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Soybean growers promote donations to fight hunger

This is a year when a hill of beans might be worth something.

The Iowa Soybean Association estimates that part of a hillside of soybeans, the amount grown on an acre, is worth about $400. And at an announcement Tuesday the group asked the state’s farmers to donate that much, an acre's worth of soybeans, to two organizations that are fighting hunger in the United States and in developing countries.

The campaign is called "Acres of Giving: Harvest an acre, Feed the World." It aims to raise $4 million this fall for two charitable organizations. One, the Soy for Life Foundation based in Urbandale, Iowa, funds research on the health benefits of soy foods and funds programs that reach malnourished and hungry populations in this country. The other, the World Soy Foundation of St. Louis, Missouri, works with humanitarian groups, companies, foundations and the U.S. and other nations to deliver soy protein and education to the hungry in developing nations.

Both groups are nonprofit, making your donations tax deductible next year. You can donate online by visiting the Iowa Soybean Association's Web site, and clicking on the "Acres of Giving" icon.

Curt Sindergard, the Iowa Soybean Association president, told Agriculture Online Tuesday that the farmers on his 21-member board all pledged at least one acre to the campaign at their meeting in September.

"We have directors who've told us they going to do an acre to each of the charitable groups," he said.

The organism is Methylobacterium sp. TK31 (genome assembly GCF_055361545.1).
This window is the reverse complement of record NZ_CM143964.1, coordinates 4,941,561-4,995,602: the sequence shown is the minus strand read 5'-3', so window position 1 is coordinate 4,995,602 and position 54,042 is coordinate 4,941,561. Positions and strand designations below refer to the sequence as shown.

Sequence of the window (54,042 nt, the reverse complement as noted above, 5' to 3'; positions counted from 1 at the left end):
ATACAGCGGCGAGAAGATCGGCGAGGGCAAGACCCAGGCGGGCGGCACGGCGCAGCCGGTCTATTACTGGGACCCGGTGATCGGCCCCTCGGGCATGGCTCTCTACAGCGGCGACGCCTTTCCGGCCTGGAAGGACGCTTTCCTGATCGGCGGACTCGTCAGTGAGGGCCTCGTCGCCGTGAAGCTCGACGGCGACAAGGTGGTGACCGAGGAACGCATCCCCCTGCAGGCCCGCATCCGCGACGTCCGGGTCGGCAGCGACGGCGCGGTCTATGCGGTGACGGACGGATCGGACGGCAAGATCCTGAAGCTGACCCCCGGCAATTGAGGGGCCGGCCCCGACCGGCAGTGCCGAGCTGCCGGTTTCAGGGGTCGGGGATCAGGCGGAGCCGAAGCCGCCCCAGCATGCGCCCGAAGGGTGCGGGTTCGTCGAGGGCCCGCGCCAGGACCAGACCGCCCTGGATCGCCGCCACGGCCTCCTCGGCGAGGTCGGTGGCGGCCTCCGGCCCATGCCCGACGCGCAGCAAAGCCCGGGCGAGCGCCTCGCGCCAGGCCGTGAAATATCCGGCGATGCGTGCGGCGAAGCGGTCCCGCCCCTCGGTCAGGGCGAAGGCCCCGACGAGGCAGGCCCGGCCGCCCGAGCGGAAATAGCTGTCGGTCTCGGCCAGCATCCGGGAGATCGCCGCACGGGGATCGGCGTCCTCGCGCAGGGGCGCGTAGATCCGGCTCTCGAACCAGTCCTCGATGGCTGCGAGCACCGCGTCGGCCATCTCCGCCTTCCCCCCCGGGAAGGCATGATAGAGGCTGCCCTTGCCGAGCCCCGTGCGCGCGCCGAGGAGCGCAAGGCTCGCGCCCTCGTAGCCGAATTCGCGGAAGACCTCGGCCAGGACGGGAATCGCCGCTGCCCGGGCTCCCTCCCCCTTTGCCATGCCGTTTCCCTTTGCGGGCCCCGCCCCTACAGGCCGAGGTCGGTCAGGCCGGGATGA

"As the number one soybean producing state in the U.S., we want to show that we're not just into production but humanitarian issues as well," said Sindergard, who farms near Rolfe, Iowa.

Another soybean farmer, Roy Bardole, said his own motivations are a mix of altruism and business development for his industry.

"You can say it's altruistic, but when you come right down to it, it's also selfish, I want to increase the market for soybeans," he said.

Bardole, a Rippey, Iowa, farmer who is on the United Soybean Board, said that fighting hunger is a key part of economic development. As nations come out of poverty and improve their standards of living, their people usually consume more meat. When that happens, demand for soybeans increases even more as the crop goes into livestock feed.

But the altruistic reasons for the soybean growers' interest were clear, too.

Bardole told reporters Tuesday of seeing poor children while on a USB trade mission to Cambodia and India in 2005.

"I have seen children who do not have enough energy to play. How sad," he said.

Later he added, that he's proud of his own grandchildren and that "to imagine another grandfather knowing that he can't feed his children and grandchildren adequately, I can't imagine what that's like."

The message from Sindergard and Bardole hit home to another farmer at the announcement, Iowa Secretary of Agriculture Bill Northey.

Northey had just gotten $8.72 a bushel for part of his soybean crop earlier in the day.

"I've just sold some soybeans this morning and I've got a check in my pocket that I'm going to donate right now," he told Agriculture Online. "It's the right kind of year for giving."

This is a year when a hill of beans might be worth something.

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